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EDITORIAL: Avoiding economic crisis


marciadottin, [email protected]

EDITORIAL: Avoiding economic crisis

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In the wake of the election and in the post-Estimates debate; certain shards of light are emerging from the fog of the present predicament in which we find ourselves.
It is vital to seek and highlight these moments of truth. Once found, they will help us to avoid difficulties in the future, if we understand clearly where we went wrong. We may also learn how and when we must apply the policies that are right for our economy, and our national welfare.
Once again, some public officers have had to be fired, and it has become unarguably clear that the fiscal deficit is a matter which ought to be our constant concern.
During the 1990s and again during this crisis, deficits of the order of eight to nine per cent have been recorded. Such deficits are obviously too high and are unsustainable. As any family knows, an uncontrolled overdraft can ruin any household.
Drastic action has to be taken when it becomes clear that the deficit is out of hand and threatens to cause major economic problems including spillover problems for the balance of payments; and hence for our foreign reserves. That is one clear lesson of the deficit problem. It is a situation which we must avoid as we would avoid the plague.  
Our economy can only generate an estimated amount of revenue for the Government and in order to keep the deficit in order, we have to tailor our expenditure so that we aim for lower deficits than those which we have been running in recent times. There are two sides to every deficit, so that if we cannot control our spending; then we have to increase our taxes. That is now painfully obvious.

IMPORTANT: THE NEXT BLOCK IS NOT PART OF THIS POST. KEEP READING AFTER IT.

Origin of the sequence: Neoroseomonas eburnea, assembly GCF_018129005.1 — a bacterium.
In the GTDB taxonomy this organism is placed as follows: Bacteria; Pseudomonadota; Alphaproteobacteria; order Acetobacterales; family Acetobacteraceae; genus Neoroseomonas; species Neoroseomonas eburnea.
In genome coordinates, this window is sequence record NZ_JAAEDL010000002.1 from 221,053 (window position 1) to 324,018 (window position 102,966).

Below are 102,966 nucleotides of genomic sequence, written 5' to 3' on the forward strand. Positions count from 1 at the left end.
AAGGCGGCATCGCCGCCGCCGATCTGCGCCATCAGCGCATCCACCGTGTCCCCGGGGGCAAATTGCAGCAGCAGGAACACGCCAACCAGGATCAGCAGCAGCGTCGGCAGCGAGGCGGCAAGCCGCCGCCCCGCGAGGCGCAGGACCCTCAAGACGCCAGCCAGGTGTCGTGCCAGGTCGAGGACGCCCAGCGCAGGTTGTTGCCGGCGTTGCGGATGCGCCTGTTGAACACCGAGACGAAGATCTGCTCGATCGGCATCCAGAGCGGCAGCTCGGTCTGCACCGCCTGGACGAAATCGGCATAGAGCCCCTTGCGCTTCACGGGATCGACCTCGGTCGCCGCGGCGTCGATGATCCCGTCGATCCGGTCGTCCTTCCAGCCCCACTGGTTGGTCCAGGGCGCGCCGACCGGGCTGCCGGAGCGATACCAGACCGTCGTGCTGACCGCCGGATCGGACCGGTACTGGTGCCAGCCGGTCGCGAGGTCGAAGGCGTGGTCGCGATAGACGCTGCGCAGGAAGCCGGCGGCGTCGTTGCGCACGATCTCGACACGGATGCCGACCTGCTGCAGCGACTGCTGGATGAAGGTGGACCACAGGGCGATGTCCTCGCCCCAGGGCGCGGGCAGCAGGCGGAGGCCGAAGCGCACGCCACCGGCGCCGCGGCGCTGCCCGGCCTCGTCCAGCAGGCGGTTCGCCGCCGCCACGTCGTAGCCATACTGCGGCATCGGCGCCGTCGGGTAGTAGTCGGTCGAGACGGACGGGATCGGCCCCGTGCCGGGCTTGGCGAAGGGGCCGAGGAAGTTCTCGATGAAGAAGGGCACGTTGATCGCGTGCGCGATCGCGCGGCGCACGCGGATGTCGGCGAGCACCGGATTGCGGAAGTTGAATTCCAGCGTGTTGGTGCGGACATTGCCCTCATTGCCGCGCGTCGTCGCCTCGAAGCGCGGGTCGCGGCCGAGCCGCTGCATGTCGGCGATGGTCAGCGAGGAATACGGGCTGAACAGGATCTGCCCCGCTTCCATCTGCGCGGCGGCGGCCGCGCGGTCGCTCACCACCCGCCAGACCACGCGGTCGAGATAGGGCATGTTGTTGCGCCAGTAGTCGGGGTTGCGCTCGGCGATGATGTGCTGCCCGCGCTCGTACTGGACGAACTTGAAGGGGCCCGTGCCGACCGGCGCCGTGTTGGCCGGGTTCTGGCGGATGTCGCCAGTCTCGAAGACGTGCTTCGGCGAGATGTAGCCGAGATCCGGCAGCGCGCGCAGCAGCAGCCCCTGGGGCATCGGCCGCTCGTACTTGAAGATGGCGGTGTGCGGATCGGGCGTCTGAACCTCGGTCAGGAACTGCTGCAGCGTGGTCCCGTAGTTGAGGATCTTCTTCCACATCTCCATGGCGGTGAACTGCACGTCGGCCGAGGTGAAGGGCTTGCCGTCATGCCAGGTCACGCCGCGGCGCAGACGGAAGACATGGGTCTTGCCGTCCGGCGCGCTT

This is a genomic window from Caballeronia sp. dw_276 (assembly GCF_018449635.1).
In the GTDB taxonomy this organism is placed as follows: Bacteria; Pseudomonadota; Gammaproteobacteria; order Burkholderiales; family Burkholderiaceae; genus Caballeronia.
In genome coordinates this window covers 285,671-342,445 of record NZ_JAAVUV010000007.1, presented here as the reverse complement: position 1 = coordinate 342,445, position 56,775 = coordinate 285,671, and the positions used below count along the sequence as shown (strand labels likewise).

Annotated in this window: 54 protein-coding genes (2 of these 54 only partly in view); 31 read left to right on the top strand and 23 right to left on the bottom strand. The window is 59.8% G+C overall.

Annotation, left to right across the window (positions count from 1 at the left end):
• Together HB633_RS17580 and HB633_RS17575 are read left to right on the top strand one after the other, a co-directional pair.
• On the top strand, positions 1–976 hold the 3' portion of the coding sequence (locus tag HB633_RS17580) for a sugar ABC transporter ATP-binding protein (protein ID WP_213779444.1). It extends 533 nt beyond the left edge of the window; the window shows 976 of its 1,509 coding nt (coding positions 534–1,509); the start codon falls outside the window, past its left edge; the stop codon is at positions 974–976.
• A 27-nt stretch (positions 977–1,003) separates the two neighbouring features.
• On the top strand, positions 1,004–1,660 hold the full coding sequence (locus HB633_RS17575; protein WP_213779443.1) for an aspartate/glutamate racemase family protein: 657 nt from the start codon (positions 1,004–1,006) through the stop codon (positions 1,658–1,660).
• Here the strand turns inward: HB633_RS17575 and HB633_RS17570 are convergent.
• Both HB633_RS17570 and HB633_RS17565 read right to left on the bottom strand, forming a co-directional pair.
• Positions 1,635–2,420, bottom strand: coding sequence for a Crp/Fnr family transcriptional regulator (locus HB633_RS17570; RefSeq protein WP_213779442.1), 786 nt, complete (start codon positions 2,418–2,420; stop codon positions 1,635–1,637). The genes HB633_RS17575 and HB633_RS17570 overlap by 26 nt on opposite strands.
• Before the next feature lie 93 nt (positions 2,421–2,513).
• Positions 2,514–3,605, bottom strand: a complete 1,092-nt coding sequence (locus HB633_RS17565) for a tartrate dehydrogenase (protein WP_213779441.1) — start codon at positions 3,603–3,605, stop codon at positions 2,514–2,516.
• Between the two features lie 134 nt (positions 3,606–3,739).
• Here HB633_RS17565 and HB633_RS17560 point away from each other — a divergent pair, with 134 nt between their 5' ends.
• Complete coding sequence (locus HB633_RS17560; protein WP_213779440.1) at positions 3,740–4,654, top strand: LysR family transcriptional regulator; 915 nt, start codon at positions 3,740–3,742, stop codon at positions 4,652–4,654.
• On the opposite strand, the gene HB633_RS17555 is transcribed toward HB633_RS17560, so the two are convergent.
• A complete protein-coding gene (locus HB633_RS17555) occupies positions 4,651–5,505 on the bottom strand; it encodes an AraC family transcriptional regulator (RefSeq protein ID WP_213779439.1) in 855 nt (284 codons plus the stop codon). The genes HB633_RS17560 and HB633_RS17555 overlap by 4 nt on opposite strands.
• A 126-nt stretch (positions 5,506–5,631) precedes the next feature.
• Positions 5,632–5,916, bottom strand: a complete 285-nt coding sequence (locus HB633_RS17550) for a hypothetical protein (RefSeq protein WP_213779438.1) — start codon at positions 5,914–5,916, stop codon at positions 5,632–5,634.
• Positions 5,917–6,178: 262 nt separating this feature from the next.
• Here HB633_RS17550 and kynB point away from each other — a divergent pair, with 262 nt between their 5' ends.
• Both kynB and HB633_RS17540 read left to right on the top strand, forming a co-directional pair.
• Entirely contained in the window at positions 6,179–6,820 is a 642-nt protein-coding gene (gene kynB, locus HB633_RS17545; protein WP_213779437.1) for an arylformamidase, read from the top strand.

Central Bank Governor Dr DeLisle Worrell, in a speech made earlier this week at the Peterson Institute in Washington, highlighted another anchor for economies like ours. He regards the generation and holding of a healthy cache of foreign exchange as a “must-have” part of the toolkit of economic planners in these small open economies.
We totally agree with this view and may add that one of the legacies of the Arthur administration was the healthy foreign exchange holdings which formed a key part of his economic policy. Barbadians must urge all our leaders to act with wisdom in this area.
The virtual wipe out of our reserves in the 1990s and the loss of foreign reserves in the past six years and their more rapid decline in the past year, have similar genes, and reinforce the wisdom of this view.
The control of the deficit and the earning of foreign exchange are two necessary ingredients in the baking of a proper economic pie. To ignore these basic realities is to ruin the recipe for success and is to risk allowing bad economics to destroy the society. That just will not do.

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